Friday, 9 October 2020
Friday, 2 October 2020
Friday, 25 September 2020
So... Stormfront is a Nazi. Racist was bad enough, but she is a straight-up nazi. As if audiences needed another reason to hate her. Jumping the gun a little bit here. Below, I go in a bit more depth but for my opening statement, I feel like I needed to acknowledge this first.
Following some snooping on Stormfront's computer, Annie discovers that something is happening at the Sage Grove treatment center. She brings this to The Boys after Frenchie removes Vought's chip implant in her body. Butcher and Annie finally team up in this one, and they hate each other. Butcher hates Supes and general, and Annie hasn't forgotten when he shot her last season. Seeing them work together was quite engaging, and they work together for one important purpose: saving Hughie. After he gets hit with Shrapnel, they rush to save his life. Another interesting tidbit: Annie is hardened. After she accidentally killed a man to take his car, she didn't self destruct or cry in a corner. She rationalized. It earned Butcher's respect, not that she wants it. The character has gotten great development, and I am all for Annie leaving behind that shiny superhero portrayal she plays for Vought. Seeing Butcher and Annie bond over the silly things Hughie does, like use child shampoo makes for nice levity, especially compared to the drama heavy storyline with the rest of the team.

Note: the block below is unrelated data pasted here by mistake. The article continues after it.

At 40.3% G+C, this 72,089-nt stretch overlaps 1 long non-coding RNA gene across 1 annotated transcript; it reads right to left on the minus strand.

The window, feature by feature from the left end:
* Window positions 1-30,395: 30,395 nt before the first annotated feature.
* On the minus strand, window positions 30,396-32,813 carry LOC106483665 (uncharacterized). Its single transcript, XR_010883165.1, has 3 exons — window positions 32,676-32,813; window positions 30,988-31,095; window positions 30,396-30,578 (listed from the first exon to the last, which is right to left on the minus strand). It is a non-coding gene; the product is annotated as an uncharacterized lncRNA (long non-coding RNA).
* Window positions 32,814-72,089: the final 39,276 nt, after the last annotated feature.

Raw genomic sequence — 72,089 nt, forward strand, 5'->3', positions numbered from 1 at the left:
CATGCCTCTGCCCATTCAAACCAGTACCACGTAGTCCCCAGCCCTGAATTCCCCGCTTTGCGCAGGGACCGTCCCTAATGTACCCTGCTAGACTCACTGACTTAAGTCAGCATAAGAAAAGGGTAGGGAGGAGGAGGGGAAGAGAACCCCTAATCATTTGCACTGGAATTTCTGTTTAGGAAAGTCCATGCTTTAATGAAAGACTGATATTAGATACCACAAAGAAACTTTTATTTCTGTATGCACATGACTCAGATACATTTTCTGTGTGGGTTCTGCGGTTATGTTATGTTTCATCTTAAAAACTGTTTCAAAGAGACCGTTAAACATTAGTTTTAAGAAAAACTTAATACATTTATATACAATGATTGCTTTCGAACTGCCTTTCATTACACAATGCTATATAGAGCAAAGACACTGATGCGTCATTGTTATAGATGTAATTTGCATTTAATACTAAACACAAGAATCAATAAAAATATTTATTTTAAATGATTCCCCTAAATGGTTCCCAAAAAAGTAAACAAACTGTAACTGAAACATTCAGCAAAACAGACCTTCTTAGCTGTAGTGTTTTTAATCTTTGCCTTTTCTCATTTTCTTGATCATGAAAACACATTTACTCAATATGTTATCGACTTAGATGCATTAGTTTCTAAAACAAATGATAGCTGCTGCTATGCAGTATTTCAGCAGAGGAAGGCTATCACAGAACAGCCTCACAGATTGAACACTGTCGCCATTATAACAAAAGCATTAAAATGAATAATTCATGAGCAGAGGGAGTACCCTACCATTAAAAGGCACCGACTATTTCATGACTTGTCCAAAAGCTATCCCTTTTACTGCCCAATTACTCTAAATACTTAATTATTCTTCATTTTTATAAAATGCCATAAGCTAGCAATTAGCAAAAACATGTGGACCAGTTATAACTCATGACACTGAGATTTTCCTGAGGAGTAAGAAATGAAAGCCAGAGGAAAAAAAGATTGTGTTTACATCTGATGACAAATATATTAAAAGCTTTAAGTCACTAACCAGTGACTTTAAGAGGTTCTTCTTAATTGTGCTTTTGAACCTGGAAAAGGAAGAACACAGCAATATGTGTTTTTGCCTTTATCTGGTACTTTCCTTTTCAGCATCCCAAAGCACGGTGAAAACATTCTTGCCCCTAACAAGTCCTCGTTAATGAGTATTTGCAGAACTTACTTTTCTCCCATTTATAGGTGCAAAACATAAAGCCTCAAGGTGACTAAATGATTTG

We finally see why The Boys broke up in the first place from Frenchie's perspective. Hell, this is Frenchie's episode, and Tomer Kapon owns the spotlight. Jumping back and forth with the use of flashbacks, we see Frenchie with his lover Cherie, and his friend Jay. He originally joined The Boys to keep them out of prison. Later, Mallory orders him to follow Lamplighter after the team blackmails him. We know that he left his post, and Lamplighter torched Mallory's grandchildren, but now we know why he left. His friend Jay was suffering from an overdose. After saving his life, he rushed to go back to his post, but it was too late. To make it even worse, Jay, figuring Frenchie abandoned him left him and dies a few months later from another overdose.